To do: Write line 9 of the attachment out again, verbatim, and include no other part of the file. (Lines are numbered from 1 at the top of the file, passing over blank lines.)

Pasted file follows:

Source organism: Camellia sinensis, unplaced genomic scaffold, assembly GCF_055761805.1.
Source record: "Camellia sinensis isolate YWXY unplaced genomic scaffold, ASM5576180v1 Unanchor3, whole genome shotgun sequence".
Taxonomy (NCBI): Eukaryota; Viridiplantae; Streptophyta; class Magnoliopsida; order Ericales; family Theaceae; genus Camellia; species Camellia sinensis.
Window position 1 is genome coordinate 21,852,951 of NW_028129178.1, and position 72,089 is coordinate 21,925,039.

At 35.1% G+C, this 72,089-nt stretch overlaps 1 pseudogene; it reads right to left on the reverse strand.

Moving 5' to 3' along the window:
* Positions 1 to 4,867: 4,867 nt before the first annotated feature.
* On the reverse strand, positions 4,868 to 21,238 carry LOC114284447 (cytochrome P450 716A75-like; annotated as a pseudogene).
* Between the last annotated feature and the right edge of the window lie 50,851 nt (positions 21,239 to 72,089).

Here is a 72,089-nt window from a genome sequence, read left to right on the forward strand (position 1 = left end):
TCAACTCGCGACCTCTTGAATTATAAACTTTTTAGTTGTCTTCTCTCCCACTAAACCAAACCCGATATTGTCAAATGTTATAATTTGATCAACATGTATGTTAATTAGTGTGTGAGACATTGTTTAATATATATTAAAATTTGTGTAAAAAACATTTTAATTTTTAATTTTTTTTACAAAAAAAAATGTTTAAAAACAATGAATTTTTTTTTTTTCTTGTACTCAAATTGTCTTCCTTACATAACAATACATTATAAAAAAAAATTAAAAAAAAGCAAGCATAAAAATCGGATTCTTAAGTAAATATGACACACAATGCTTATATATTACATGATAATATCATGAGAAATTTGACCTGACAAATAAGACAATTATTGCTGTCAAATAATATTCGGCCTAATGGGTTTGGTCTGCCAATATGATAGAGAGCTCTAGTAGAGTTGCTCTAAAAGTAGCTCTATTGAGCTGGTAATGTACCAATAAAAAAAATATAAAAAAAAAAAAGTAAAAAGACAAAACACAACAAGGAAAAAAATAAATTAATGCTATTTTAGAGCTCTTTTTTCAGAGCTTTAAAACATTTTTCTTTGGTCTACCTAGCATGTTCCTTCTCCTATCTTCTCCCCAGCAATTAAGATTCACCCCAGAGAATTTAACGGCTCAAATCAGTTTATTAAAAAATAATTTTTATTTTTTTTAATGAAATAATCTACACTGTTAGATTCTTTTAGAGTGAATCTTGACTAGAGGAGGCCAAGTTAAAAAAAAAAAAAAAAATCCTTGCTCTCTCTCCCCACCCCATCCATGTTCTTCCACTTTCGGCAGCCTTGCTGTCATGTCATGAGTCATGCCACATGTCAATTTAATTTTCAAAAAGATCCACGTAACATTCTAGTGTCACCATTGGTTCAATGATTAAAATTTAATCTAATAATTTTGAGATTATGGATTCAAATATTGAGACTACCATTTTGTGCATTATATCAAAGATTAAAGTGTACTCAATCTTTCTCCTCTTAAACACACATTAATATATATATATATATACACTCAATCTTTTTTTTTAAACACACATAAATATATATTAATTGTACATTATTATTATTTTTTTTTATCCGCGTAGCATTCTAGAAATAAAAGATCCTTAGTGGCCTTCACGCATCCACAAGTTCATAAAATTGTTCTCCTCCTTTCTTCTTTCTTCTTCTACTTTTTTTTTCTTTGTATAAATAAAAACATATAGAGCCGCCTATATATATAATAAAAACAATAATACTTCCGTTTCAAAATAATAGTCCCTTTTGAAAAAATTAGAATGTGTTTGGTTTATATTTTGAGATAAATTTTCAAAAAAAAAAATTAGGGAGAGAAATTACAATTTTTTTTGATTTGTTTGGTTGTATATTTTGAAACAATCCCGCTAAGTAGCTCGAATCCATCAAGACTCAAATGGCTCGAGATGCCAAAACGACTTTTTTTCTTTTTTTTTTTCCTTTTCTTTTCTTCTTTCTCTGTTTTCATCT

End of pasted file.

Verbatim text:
* Between the last annotated feature and the right edge of the window lie 50,851 nt (positions 21,239 to 72,089).